MK, keyboards; GE, piano, arranger; Billy Harper, tenor saxophone, flute, chime; “Hannibal” Marvin Peterson, Kunitoshi Shinohara, and Takehisa Suzuki, trumpet, flugelhorn; Kohsuke Mine, alto saxophone, soprano saxophone; Shigeo Suzuki, alto saxophone, flute; Kikuzo Tado, tuba; Nao Yamamoto and Kiyoshige Matsubara, french horn; Horoshi Munekiyo, trombone; Tadataka Nakazawa, bass trombone; Yukio Etoh, Masami Nakagawa, and Takashi Asahi, piccolo, alto flute, bass flute; Masyuki Takayanagi and Sadanori Nakamura, guitar; Isao Etoh and Yoshio Suzuki, bass; Kohichi Yamaguchi, timpani; Michiko Takahashi, marimba, vibes; Hideo Miyata, percussion; Yoshiyuki Nakamura and Masahiko Togashi, drums.
It would be wiser to pass out on the couch and forget the entire evening, but she decides to put on a record instead. She searches for something with a hushed late night vibe. In a fit of perversity, she grabs one of the old albums her ex-boyfriend Carton left behind. Two unfamiliar names: Masabumi Kikuchi and Gil Evans. But this is that jazz album Carlton said reminded him of her. He described the music as rare and exotic although she never paid much attention, figuring he was simply fixated on the combination of East and West. He tended to treat anything Japanese as if it inhabited a different and cooler planet. To her, the vinyl gives off a strong whiff of Orientalism. She figures it was another one of his hip collectibles. Another au courant lifestyle accessory. Just like she had been.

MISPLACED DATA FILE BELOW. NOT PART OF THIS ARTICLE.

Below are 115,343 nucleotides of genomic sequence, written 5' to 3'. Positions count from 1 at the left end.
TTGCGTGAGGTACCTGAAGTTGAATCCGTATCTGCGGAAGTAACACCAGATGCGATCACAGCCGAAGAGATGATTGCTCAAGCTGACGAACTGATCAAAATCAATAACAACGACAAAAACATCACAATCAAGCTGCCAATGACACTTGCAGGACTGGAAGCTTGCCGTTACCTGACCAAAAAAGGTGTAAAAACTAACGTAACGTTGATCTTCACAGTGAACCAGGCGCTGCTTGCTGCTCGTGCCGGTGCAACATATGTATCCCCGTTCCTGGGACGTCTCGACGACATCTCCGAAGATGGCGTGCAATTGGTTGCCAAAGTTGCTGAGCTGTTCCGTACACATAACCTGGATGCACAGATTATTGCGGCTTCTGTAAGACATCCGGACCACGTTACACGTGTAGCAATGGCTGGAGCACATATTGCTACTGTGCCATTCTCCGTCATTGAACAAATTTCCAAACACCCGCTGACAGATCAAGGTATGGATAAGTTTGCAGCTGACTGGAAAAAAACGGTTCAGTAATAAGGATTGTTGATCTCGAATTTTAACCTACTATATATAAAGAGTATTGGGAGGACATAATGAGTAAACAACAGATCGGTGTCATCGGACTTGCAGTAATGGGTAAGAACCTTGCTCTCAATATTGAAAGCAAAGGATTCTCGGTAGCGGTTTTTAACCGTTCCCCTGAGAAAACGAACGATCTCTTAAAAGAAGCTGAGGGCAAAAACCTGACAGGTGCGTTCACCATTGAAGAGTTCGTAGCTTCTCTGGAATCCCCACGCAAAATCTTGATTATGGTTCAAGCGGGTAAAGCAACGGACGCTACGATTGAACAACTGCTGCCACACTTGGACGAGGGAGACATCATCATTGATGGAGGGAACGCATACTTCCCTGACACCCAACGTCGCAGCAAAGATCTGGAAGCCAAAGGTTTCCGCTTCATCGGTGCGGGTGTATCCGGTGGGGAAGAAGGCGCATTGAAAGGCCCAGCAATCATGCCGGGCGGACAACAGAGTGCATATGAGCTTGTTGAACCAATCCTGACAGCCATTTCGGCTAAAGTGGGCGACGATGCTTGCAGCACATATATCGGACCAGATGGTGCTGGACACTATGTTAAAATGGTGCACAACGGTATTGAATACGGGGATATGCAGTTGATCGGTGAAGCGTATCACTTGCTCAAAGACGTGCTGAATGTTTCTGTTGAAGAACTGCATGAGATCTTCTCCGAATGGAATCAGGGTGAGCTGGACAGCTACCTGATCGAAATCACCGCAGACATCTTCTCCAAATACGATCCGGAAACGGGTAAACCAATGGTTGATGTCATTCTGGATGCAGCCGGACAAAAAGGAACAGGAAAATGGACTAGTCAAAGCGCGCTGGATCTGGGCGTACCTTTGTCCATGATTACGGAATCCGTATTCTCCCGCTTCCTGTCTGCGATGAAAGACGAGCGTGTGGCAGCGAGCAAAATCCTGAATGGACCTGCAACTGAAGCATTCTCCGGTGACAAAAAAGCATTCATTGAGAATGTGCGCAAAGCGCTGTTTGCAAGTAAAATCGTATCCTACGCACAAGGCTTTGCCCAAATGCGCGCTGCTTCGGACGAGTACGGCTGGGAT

But she’s in a self-loathing mood and drops the needle on the record. Maybe she’s still a little drunk but there’s a woozy vibe to “Priestess” that makes her shut her eyes and listen closer. She can hear why Carlton liked this, but she also detects something else. It’s more than the unusual use of the big band, the familiar sound palette that’s been reconstructed to sound strange, the tones seeming fuzzy and smeared. She hones in on the sensual quality. The music almost fetishizes beauty and sexiness, but where those would be surface attributes in other songs here they come across as something spiritual. This music is secretly soulful, discreetly tapping into something deeper. And she’s pretty sure that is exactly what Carlton couldn’t hear.
As the wee hours of the morning unfold, she plays the slow-motion ballad “Drizzling Rain” again and again. It strikes her as the sound of interior weather, a low-pressure front of emotional precipitation, a mirrored reflection of the tears she hopes a shitfaced Carlton is wiping away somewhere across town at this very hour.